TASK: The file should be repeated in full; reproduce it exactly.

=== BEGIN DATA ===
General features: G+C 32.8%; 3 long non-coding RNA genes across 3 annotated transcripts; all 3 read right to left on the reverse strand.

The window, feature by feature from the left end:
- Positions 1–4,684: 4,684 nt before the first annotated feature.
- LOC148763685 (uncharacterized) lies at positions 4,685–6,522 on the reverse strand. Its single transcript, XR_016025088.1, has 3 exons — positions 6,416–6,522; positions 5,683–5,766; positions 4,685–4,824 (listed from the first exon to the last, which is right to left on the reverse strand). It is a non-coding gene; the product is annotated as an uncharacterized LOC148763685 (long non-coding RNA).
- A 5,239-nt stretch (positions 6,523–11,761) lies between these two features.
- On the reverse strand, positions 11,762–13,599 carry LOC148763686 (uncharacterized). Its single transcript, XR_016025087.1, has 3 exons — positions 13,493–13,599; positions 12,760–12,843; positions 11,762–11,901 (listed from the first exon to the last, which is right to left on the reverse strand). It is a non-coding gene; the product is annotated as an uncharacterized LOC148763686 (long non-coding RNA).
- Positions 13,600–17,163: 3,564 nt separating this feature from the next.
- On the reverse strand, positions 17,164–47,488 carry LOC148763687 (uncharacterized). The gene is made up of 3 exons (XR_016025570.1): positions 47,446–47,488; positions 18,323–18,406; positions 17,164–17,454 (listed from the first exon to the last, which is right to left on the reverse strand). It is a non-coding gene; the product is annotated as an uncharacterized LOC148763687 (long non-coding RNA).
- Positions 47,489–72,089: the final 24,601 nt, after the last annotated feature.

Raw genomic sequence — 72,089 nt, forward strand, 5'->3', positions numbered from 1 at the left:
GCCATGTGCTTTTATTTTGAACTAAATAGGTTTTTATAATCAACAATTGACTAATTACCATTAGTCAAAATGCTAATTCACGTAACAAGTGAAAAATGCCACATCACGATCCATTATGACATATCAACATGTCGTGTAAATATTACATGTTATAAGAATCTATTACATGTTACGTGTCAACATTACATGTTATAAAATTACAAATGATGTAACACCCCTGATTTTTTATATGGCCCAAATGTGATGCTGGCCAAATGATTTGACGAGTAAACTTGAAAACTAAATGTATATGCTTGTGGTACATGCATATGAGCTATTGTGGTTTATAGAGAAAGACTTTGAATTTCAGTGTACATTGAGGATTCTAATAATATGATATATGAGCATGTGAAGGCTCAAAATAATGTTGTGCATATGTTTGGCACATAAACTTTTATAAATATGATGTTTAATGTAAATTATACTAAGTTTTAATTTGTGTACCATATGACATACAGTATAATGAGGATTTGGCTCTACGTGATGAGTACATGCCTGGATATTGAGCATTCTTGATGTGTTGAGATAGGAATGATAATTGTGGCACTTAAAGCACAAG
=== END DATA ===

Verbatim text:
General features: G+C 32.8%; 3 long non-coding RNA genes across 3 annotated transcripts; all 3 read right to left on the reverse strand.

The window, feature by feature from the left end:
- Positions 1–4,684: 4,684 nt before the first annotated feature.
- LOC148763685 (uncharacterized) lies at positions 4,685–6,522 on the reverse strand. Its single transcript, XR_016025088.1, has 3 exons — positions 6,416–6,522; positions 5,683–5,766; positions 4,685–4,824 (listed from the first exon to the last, which is right to left on the reverse strand). It is a non-coding gene; the product is annotated as an uncharacterized LOC148763685 (long non-coding RNA).
- A 5,239-nt stretch (positions 6,523–11,761) lies between these two features.
- On the reverse strand, positions 11,762–13,599 carry LOC148763686 (uncharacterized). Its single transcript, XR_016025087.1, has 3 exons — positions 13,493–13,599; positions 12,760–12,843; positions 11,762–11,901 (listed from the first exon to the last, which is right to left on the reverse strand). It is a non-coding gene; the product is annotated as an uncharacterized LOC148763686 (long non-coding RNA).
- Positions 13,600–17,163: 3,564 nt separating this feature from the next.
- On the reverse strand, positions 17,164–47,488 carry LOC148763687 (uncharacterized). The gene is made up of 3 exons (XR_016025570.1): positions 47,446–47,488; positions 18,323–18,406; positions 17,164–17,454 (listed from the first exon to the last, which is right to left on the reverse strand). It is a non-coding gene; the product is annotated as an uncharacterized LOC148763687 (long non-coding RNA).
- Positions 47,489–72,089: the final 24,601 nt, after the last annotated feature.

Raw genomic sequence — 72,089 nt, forward strand, 5'->3', positions numbered from 1 at the left:
GCCATGTGCTTTTATTTTGAACTAAATAGGTTTTTATAATCAACAATTGACTAATTACCATTAGTCAAAATGCTAATTCACGTAACAAGTGAAAAATGCCACATCACGATCCATTATGACATATCAACATGTCGTGTAAATATTACATGTTATAAGAATCTATTACATGTTACGTGTCAACATTACATGTTATAAAATTACAAATGATGTAACACCCCTGATTTTTTATATGGCCCAAATGTGATGCTGGCCAAATGATTTGACGAGTAAACTTGAAAACTAAATGTATATGCTTGTGGTACATGCATATGAGCTATTGTGGTTTATAGAGAAAGACTTTGAATTTCAGTGTACATTGAGGATTCTAATAATATGATATATGAGCATGTGAAGGCTCAAAATAATGTTGTGCATATGTTTGGCACATAAACTTTTATAAATATGATGTTTAATGTAAATTATACTAAGTTTTAATTTGTGTACCATATGACATACAGTATAATGAGGATTTGGCTCTACGTGATGAGTACATGCCTGGATATTGAGCATTCTTGATGTGTTGAGATAGGAATGATAATTGTGGCACTTAAAGCACAAG